“In Iceland there are a couple of football clubs named after the Norse god Thor, and another after his son Magni,” writes Kári Tulinius. “Hertha Berlin were named after a ship, but that ship was named for an old Germanic goddess. Are there other clubs named after mythological gods or goddesses?”
We touched on this back in 2011, in a question about teams named after fictional characters:
There are plenty more where Zeus came from. We decided to include mythological heroes as well as gods and goddesses – mainly to accommodate some decent answers in our mailbox, partly as an excuse to use a picture of Johan Cruyff.
Ajax “Ajax of Amsterdam are named after the Greek hero Ajax the Great,” writes Michael Haughey.
Apollon Smyrnis/Aris Thessaloniki
Atalanta Arik Roy and Tom Aldous both cited Atalanta, the great overachievers of Serie A in recent years. “They are named after the Greek heroine Atalanta who, though not a god, was aligned with the Greek god Artemis,” writes Tom. “Their club badge is a depiction of Atalanta.”
Randers Freja “Randers Freja from Randers in Denmark is named after Freja, the Norse goddess of love and fertility that the English-speaking world knows as Freyja,” says William Jansen.
Veles Moscow “In the Russian second tier there’s Veles Moscow, named after a Slavic pagan god Veles,” says Marat Airapetian.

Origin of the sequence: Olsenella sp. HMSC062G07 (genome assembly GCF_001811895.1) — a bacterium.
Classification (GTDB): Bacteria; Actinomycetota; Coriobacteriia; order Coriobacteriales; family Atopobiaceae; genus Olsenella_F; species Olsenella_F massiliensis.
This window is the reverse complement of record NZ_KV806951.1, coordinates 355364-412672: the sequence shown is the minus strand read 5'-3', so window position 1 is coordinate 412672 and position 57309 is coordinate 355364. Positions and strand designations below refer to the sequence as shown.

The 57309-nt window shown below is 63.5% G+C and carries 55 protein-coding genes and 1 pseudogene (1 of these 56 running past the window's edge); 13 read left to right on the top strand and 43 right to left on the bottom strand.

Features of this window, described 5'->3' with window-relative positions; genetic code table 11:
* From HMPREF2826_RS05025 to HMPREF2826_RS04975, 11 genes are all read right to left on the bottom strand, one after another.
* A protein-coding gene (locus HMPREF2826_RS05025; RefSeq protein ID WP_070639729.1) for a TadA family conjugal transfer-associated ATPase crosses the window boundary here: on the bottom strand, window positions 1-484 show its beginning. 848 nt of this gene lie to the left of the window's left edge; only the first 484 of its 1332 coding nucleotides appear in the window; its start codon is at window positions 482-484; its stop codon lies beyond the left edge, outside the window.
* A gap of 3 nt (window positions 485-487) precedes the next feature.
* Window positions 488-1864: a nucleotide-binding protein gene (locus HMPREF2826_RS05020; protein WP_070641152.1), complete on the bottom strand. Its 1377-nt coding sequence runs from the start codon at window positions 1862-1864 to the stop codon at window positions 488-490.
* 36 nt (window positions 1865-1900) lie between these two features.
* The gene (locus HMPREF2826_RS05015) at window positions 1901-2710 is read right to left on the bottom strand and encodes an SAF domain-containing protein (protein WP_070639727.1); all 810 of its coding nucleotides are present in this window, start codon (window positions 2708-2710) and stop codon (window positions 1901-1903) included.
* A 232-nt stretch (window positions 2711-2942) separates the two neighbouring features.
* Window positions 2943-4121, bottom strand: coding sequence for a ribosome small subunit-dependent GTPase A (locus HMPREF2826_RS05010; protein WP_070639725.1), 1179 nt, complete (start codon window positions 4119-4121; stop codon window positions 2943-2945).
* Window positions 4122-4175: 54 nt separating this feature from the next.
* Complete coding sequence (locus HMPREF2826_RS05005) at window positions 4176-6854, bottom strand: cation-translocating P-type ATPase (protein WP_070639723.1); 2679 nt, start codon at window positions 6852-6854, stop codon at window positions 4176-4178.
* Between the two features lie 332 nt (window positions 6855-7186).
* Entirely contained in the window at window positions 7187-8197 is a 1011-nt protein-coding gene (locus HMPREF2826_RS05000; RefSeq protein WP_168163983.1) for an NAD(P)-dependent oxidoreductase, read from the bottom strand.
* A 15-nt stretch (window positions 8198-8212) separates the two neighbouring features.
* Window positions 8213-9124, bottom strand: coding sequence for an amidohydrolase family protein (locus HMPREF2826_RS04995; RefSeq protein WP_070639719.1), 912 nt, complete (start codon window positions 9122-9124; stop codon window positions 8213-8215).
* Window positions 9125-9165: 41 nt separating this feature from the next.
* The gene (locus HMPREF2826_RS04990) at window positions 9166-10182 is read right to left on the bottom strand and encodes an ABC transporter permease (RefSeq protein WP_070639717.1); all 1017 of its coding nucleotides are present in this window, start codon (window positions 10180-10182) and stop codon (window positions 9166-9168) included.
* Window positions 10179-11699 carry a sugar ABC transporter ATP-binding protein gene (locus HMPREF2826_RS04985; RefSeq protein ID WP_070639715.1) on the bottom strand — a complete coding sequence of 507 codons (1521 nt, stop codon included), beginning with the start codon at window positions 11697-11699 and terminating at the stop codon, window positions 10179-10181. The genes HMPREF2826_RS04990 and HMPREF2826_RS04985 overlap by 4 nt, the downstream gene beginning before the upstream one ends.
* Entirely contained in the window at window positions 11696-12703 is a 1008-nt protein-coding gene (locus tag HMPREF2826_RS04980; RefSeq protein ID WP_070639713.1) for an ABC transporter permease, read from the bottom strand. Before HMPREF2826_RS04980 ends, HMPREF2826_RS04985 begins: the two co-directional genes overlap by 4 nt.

Inevitably, there are loads and loads more of these. Here’s a helpful Wikilist; as you can imagine, there are plenty in Greece, Cyprus and the Netherlands.
More record runners-up streaks
A few weeks ago we looked at the teams that had been runners-up in multiple consecutive seasons, mainly in Europe’s top five leagues. But it’s a big, wide world out there, and our mailbag has been inundated with more answers.
“Between 1985-86 and 1988-89, Ajax finished second four times in a row,” writes Dirk Maas. “PSV were their nemesis in all those seasons. Shakhtar Donetsk lost four consecutive cup finals between 2016 and 2019. So did AEK Athens between 2017 and 2020. Celtic didn’t win any of their League Cup finals between 1971 and 1974. Also worth mentioning is the fact that América de Cali lost three Copa Libertadores finals in a row between 1985 and 1987.
“Another remarkable ‘feat’ is the outcome of the Romanian top flight at the end of the 1980s. In the 1986-87, 1987-88 and 1988-89 seasons Steaua always became champions, Dinamo Bucharest always finished as runners-up and Victoria Bucharest always ended in third. After the fall of the Ceaușescu regime in December 1989, the Romanian first division became less predictable.”
Next, a hard-luck story from Thailand. “After winning the Thai Premier League in 2007,” begins Dale Farrington, “my club, Chonburi, went on the following run of finishes: 2nd, 2nd, 3rd, 2nd, 2nd, 3rd, 2nd. We were also FA Cup runners-up in 2014. That will take some beating.”
It will, but Opeyemi Ajala has managed it. “In Nigeria, Mighty Jets lost six consecutive Nigerian FA Cup finals between 1962 and 1967, and three more between 1970 and 1974,” writes Opeyemi. “Egypt’s Zamalek Sporting Club finished as runners-up on seven successive occasions between 1950-51 and 1958-59.”
Finally, Vincent Lacey has provided a very handy list of other notable bridesmaids. (Thanks also to Admir Pajiæ for his comprehensive work on this, which covered similar ground.)
Tunisia: Étoile Sportive du Sahel seven second-place finishes in a row (1999-2000 to 2005-06). Club Africa were third in each of the last six seasons of this spell.
Bolivia: The Strongest 7 (2017 Apertura – 2020 Apertura; seven tournaments over four years)